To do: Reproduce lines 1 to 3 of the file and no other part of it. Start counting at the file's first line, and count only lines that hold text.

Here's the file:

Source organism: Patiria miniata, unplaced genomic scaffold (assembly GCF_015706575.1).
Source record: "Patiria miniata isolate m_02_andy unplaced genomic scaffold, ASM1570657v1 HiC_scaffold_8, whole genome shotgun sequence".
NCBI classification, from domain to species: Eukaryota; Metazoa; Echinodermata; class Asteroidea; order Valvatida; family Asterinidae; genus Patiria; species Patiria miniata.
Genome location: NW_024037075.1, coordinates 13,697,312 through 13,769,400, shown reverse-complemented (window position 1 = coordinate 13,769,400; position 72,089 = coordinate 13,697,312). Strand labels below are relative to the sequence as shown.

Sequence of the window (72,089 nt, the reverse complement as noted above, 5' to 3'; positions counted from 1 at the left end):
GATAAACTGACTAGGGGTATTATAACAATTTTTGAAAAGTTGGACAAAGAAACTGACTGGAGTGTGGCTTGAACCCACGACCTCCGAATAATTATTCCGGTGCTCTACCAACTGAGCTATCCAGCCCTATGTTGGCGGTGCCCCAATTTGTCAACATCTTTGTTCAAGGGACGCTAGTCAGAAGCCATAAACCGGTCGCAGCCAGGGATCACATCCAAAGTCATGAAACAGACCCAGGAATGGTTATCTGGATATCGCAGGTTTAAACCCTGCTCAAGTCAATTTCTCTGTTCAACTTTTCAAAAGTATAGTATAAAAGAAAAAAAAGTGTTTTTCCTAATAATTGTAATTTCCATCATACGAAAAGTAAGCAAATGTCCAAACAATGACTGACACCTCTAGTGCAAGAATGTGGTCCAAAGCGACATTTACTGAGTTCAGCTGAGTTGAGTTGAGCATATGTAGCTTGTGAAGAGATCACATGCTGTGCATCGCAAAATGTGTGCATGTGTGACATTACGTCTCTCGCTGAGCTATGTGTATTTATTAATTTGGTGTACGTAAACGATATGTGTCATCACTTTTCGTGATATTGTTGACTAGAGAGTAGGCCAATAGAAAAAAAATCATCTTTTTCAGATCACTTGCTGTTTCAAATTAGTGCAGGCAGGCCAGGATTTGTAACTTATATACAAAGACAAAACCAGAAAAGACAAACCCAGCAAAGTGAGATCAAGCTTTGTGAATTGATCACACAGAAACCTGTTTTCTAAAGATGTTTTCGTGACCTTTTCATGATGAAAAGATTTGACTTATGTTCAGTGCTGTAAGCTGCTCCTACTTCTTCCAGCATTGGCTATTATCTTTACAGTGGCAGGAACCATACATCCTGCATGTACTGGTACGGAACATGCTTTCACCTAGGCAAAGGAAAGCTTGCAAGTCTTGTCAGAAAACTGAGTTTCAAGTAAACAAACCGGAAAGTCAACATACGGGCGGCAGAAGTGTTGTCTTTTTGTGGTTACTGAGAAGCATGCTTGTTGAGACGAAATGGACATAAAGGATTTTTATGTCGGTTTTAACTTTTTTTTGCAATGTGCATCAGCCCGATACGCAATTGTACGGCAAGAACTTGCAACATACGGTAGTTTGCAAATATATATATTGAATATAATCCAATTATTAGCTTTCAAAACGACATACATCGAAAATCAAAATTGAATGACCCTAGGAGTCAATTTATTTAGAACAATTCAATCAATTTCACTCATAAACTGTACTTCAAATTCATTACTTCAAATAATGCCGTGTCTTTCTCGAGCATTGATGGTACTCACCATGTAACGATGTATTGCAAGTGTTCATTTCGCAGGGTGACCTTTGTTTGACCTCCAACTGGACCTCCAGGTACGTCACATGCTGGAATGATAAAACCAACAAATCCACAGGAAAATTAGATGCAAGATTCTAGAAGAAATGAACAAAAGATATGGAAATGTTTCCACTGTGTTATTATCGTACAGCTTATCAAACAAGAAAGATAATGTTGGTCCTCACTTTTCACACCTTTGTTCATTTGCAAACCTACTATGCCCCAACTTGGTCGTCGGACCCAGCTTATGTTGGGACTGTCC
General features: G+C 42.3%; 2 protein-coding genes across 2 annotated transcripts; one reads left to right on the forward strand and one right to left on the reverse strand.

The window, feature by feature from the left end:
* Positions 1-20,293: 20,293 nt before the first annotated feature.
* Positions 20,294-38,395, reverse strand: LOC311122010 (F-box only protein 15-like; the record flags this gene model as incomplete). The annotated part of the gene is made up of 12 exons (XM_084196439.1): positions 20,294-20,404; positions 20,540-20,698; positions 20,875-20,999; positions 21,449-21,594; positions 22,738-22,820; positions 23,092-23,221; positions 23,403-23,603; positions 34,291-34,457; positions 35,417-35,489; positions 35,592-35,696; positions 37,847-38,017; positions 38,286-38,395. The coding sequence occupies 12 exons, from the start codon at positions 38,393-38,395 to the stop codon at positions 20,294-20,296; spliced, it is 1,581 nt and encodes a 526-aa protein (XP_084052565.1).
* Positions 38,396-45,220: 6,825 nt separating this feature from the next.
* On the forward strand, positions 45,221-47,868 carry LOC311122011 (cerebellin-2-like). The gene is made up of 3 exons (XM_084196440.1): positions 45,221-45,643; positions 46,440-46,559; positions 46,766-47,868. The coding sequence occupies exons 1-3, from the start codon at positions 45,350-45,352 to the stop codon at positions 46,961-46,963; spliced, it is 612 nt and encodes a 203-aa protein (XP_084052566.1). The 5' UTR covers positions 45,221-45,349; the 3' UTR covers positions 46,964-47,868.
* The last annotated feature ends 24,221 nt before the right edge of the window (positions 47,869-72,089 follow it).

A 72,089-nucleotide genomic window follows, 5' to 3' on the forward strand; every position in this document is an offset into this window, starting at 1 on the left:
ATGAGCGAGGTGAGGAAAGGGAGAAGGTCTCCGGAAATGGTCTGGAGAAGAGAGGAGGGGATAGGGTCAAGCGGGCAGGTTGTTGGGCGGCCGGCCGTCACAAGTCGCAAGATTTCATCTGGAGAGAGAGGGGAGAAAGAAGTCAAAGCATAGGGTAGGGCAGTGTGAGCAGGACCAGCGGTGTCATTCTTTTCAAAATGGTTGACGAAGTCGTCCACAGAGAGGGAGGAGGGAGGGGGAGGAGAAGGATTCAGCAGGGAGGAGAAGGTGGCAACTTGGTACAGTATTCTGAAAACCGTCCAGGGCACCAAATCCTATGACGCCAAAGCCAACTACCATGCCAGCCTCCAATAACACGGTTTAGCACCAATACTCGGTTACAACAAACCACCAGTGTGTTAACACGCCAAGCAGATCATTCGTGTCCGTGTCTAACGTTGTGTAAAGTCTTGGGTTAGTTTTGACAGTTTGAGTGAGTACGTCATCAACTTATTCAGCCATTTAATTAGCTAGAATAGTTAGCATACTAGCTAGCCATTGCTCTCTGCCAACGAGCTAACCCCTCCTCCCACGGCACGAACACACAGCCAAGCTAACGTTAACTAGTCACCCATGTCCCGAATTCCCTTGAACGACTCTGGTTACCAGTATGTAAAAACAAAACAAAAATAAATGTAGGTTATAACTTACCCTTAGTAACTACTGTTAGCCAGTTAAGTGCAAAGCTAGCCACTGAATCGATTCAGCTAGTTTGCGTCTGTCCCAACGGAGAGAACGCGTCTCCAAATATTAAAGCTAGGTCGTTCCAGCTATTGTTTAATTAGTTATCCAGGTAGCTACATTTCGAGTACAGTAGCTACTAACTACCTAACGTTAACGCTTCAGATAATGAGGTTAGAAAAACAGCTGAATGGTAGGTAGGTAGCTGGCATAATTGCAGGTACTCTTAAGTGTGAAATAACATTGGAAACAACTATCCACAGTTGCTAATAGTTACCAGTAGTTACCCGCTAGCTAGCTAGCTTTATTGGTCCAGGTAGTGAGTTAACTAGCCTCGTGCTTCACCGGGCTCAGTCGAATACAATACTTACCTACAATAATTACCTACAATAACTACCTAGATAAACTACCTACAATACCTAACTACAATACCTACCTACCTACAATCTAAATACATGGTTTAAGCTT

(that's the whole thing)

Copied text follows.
Source organism: Patiria miniata, unplaced genomic scaffold (assembly GCF_015706575.1).
Source record: "Patiria miniata isolate m_02_andy unplaced genomic scaffold, ASM1570657v1 HiC_scaffold_8, whole genome shotgun sequence".
NCBI classification, from domain to species: Eukaryota; Metazoa; Echinodermata; class Asteroidea; order Valvatida; family Asterinidae; genus Patiria; species Patiria miniata.